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Author Topic: Landoll Co-op?  (Read 6549 times)
busnut104
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« Reply #30 on: August 23, 2006, 06:27:03 PM »

I have been reading all the post on the Co-op and thinking what about this, If we could find four Companys with the type of rig we are speaking of, lets say in four different parts of the country, in the south east and south west and north west and north east. Contact them and tell them what we have in mind, that there is a large group of busnut's and that we would like to use there services when needed and so to speak have them on call, so when we do call them it's not like a stranger calling. At this time we may be be able to get some type of cost basic. Also when we need help we would have a place to call that has the equipment to do the job and is familiar with the goup.   We have busnuts all over the country so we should be able to check this out, but we would need some type of format to present. I think it would be a lot easier when you have a brake down not to have to start looking and just be able to make a call, a person has enough frustration at this time and at least this would be one thing out of the way.r  Just thinking out loud. 
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NJT5047
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« Reply #31 on: August 23, 2006, 07:28:33 PM »

Yeah...the Landoll still went for about $25K less than retail.   That was, for all purposes, a new unit.  Ebay bidding doesn't get serious until the last 4 minutes of bidding.  I usually wait until the last minute...gotta have  broadband to do that.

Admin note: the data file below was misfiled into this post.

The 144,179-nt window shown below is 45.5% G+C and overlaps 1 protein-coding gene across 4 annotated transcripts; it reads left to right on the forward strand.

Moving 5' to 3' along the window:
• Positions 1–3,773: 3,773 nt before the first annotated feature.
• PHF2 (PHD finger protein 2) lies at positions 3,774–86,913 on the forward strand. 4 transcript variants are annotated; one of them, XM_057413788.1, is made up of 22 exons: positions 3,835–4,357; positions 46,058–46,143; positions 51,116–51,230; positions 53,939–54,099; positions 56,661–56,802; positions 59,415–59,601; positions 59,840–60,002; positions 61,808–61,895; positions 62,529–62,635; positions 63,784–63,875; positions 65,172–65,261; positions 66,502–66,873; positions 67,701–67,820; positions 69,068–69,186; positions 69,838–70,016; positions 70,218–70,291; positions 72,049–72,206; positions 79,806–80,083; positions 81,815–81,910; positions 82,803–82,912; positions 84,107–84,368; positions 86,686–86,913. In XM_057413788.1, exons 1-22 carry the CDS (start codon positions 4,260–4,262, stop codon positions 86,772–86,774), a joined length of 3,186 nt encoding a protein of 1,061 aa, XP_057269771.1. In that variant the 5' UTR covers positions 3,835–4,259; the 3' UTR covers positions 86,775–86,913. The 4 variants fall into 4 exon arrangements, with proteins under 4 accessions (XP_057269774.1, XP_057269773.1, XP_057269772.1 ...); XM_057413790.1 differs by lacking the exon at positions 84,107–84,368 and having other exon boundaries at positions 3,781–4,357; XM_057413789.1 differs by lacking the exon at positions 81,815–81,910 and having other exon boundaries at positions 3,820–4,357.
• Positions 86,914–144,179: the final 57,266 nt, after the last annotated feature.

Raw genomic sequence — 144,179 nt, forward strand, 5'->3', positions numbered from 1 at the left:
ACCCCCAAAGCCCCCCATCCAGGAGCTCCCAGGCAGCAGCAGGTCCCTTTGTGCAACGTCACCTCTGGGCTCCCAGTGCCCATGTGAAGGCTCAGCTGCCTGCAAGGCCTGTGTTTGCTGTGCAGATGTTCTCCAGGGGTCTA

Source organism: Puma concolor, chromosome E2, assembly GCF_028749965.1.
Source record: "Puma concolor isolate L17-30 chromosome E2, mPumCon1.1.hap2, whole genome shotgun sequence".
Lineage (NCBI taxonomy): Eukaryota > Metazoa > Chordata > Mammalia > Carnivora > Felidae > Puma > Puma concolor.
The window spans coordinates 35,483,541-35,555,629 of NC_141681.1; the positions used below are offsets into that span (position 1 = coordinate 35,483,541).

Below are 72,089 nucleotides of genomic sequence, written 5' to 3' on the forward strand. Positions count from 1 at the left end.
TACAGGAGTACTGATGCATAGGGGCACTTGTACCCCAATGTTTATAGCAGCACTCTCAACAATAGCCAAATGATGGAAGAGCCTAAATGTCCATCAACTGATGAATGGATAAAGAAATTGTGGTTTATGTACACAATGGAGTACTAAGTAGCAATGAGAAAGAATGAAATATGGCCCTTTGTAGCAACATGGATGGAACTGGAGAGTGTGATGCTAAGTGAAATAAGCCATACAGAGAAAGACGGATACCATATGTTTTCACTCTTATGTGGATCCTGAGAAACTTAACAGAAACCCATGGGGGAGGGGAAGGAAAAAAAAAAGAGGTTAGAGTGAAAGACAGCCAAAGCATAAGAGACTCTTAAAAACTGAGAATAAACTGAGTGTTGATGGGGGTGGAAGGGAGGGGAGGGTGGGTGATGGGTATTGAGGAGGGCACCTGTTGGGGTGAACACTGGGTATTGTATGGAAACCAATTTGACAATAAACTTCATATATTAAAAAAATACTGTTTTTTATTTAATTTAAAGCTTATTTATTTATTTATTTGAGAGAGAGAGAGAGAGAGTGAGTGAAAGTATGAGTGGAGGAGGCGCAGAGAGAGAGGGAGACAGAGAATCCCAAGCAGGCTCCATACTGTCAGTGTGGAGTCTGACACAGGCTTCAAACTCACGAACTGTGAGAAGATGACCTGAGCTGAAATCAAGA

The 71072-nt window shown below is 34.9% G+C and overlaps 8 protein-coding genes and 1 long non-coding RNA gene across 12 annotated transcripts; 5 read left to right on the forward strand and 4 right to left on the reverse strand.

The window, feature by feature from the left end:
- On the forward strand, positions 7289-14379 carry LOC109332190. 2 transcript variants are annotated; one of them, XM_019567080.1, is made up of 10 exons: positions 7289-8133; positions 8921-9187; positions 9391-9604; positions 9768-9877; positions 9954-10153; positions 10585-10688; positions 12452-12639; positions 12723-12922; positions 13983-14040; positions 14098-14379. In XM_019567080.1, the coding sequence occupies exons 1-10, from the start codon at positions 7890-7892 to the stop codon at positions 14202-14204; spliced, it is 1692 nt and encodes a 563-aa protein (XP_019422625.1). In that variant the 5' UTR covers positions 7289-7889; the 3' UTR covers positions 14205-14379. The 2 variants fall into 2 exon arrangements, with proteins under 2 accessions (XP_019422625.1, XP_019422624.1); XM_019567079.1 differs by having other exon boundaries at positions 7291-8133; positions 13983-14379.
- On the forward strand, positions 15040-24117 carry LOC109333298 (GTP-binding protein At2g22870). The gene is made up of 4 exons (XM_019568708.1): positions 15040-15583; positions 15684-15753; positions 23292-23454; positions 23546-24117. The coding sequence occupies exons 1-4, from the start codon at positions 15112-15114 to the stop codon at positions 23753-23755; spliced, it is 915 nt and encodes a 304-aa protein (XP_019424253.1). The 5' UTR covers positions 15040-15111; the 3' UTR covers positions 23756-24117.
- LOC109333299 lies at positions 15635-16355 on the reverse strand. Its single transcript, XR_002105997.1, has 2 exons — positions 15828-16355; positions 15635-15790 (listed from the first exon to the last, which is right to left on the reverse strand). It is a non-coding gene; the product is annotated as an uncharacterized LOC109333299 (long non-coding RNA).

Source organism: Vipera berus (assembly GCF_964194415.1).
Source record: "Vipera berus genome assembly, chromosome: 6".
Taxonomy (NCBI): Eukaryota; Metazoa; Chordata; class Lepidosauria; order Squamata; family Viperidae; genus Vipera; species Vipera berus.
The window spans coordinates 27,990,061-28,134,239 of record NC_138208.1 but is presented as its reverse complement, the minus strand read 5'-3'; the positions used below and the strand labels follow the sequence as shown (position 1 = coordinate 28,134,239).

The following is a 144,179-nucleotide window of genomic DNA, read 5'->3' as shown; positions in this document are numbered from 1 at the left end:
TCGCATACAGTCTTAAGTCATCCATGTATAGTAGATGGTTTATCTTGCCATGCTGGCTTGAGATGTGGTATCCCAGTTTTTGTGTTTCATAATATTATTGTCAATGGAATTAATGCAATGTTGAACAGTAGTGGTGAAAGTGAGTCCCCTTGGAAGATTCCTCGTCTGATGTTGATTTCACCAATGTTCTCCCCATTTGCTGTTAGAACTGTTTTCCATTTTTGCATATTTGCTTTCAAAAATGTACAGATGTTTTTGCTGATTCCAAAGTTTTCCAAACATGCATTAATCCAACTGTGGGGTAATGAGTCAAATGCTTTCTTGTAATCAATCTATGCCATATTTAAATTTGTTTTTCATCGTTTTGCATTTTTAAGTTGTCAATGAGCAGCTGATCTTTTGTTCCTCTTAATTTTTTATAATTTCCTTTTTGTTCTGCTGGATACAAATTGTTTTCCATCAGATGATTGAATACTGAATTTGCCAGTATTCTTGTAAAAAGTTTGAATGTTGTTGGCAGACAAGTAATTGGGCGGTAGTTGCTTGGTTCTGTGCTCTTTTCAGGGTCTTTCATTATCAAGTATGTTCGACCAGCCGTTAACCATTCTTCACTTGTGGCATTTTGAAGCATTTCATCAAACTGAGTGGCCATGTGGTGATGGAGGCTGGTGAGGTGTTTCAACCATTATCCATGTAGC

Busnut 104 mentioned something that could be sort of mirrored...what if we had a network of bus friendly diesel shops located around the US?   That would have similar benefits.  Still, if you blow an engine or a trans...a $2K tow bill would be beneficial to me...but, unless you plan to do your own work, or have a local mechanic, returning the bus home may not be as beneficial. 
Sort of like breaking down in Lukes front yard.  You'd be in good hands. 
What do Greyhound and bus charter companies do when they break down?  Tow? Take the coach to a specific shop near the breakdown? Or do they tow it back to their shops? 
My view of this may be rather myopic since I have the capacity to R&R bus engines here and have had that privelege.  Still, If you had 150 people on the East Coast with a couple hundred a year for such service, that may influence someone...?  It would influence me.  There are a lot of bus owners that don't do the 'net like we do.  They just ain't connected.